California wineries assess wildfires’ long-term effects


TOPSHOT - Homeowner Martha Marquez looks ...

By Eric Risberg, The Associated Press

NAPA, Calif. — A month after deadly wildfires swept through California’s famed wine country, hot-air balloons are floating again over Napa Valley vineyards splashed with fall colors. On the heels of the disaster, a new winery is opening, keeping the name it chose some time ago: Ashes and Diamonds.

The fires had only a minimal effect on the area’s wineries, according to the Wine Institute, an advocacy and policy group. Of the 1,200 wineries in Sonoma, Napa and Mendocino, about 10 were destroyed or heavily damaged, and 90 percent of this year’s harvest already was complete, the institute said.

Most vineyards were spared due to their high moisture content, and some even helped save surrounding structures by acting as fire breaks.

But many operators are now grappling with other long-term effects from the fires that killed 43 people and wiped out 8,900 buildings: making up for losses from being closed at the busiest time of year, assessing the impact of smoke and other environmental damage on this year’s vintage, and persuading tourists to return after weeks of news coverage of the fires’ devastation.

Josh Edelson, AFP/Getty Images

Homeowner Martha Marquez looks over her burned home in Santa Rosa, California on Oct. 10, 2017.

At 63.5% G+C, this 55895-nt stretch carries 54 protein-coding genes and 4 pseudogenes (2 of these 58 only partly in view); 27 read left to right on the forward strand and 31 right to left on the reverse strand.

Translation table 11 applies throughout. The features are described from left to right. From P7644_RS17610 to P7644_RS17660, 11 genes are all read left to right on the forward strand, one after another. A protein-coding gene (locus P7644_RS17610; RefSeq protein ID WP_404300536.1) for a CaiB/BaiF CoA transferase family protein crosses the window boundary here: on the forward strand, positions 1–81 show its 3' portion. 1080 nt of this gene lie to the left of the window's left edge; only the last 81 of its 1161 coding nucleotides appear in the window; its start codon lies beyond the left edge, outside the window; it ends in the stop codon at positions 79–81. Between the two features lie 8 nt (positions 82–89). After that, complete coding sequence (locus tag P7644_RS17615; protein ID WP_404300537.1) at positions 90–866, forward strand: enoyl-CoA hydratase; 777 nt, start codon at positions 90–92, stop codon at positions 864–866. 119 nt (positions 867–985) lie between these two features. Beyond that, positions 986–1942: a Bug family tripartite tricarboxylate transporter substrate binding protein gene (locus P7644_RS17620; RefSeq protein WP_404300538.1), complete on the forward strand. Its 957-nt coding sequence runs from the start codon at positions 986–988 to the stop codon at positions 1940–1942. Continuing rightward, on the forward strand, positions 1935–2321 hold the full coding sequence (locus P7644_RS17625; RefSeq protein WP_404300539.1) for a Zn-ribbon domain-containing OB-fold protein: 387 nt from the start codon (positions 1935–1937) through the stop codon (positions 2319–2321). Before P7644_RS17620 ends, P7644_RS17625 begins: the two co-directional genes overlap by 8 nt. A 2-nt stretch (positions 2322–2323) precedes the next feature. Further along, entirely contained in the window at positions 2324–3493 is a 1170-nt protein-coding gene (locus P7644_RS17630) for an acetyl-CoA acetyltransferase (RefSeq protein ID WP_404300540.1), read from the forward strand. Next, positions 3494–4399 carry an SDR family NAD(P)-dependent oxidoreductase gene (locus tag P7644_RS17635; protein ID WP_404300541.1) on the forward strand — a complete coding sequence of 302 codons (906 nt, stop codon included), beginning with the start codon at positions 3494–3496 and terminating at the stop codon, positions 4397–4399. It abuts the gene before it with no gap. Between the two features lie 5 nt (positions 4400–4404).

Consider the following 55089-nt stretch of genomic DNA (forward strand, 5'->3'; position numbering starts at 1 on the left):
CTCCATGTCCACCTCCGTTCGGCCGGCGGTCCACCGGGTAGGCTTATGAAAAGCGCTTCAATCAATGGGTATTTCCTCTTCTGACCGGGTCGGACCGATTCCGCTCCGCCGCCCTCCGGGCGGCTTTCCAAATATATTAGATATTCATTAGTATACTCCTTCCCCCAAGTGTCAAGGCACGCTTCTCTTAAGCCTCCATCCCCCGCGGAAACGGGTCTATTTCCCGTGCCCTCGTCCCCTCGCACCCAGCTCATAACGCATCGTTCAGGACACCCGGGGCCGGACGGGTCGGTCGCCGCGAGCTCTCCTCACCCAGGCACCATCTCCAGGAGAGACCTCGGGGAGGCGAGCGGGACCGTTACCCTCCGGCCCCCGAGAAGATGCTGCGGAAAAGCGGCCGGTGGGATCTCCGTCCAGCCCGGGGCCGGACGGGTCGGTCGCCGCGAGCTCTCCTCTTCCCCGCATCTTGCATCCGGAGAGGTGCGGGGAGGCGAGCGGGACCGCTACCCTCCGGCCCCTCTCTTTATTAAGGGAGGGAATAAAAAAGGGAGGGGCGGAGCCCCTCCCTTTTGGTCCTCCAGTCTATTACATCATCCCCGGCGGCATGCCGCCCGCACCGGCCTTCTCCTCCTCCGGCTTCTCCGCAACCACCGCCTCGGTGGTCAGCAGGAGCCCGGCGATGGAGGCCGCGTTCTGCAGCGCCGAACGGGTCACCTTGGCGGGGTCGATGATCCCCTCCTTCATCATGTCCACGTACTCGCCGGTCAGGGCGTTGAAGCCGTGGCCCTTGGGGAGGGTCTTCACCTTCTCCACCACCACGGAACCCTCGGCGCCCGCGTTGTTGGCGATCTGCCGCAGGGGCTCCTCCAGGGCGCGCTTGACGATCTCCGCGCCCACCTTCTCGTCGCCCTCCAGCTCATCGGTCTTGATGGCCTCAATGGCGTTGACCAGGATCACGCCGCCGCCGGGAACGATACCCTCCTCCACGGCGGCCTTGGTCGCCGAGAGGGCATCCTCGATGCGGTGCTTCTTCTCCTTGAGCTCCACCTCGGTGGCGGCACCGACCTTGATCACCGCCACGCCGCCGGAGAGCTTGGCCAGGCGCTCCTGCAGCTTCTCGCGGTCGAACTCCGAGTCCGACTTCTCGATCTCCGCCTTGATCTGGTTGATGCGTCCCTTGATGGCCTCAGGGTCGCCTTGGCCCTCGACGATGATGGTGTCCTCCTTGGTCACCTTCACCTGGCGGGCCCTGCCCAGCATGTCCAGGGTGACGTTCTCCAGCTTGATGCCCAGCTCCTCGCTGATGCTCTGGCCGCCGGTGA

Firefighters encouraged by weakening winds were battling 17 large wildfires on Tuesday in California which have left at least 13 people dead, thousands homeless and ravaged the state’s famed wine country.

Elijah Nouvelage, AFP/Getty Images

Fire damage is seen from the air in the Coffey Park neighborhood on Oct. 11, 2017, in Santa Rosa, California
More than 200 fire engines and firefighting crews from around the country were being rushed to California on Wednesday to help battle infernos which have left at least 21 people dead and thousands homeless.

Robyn Beck, AFP/Getty Images

Ben Pederson find’s a school yearbook in the remains of his bedroom after his family’s home was destroyed by wildfire in Santa Rosa, California, Oct. 11, 2017.
The death toll from some of California’s worst ever wildfires rose to 17 as thousands of firefighters battled to bring the infernos under control. The fires which have devastated California’s wine country are already among the deadliest ever in the western US state and officials warned they expect the toll to go up.

Elijah Nouvelage, AFP/Getty Images

Fire damage is seen from the air in the Coffey Park neighborhood Oct. 11, 2017, in Santa Rosa, California
More than 200 fire engines and firefighting crews from around the country were being rushed to California on Wednesday to help battle infernos which have left at least 21 people dead and thousands homeless.

Justin Sullivan, Getty Images

An aerial view of homes that were destroyed by the Tubbs Fire on Oct. 11, 2017 in Santa Rosa, California. Twenty one people have died in wildfires that have burned tens of thousands of acres and destroyed over 3,000 homes and businesses in several Northen California counties.

Colby Clark of San Francisco, left, comforts her mother, Bonnie Trexler, after being escorted by law enforcement to her home in Silverado Highland to retrieve medicine and some …read more

Source:: The Denver Post – News

      

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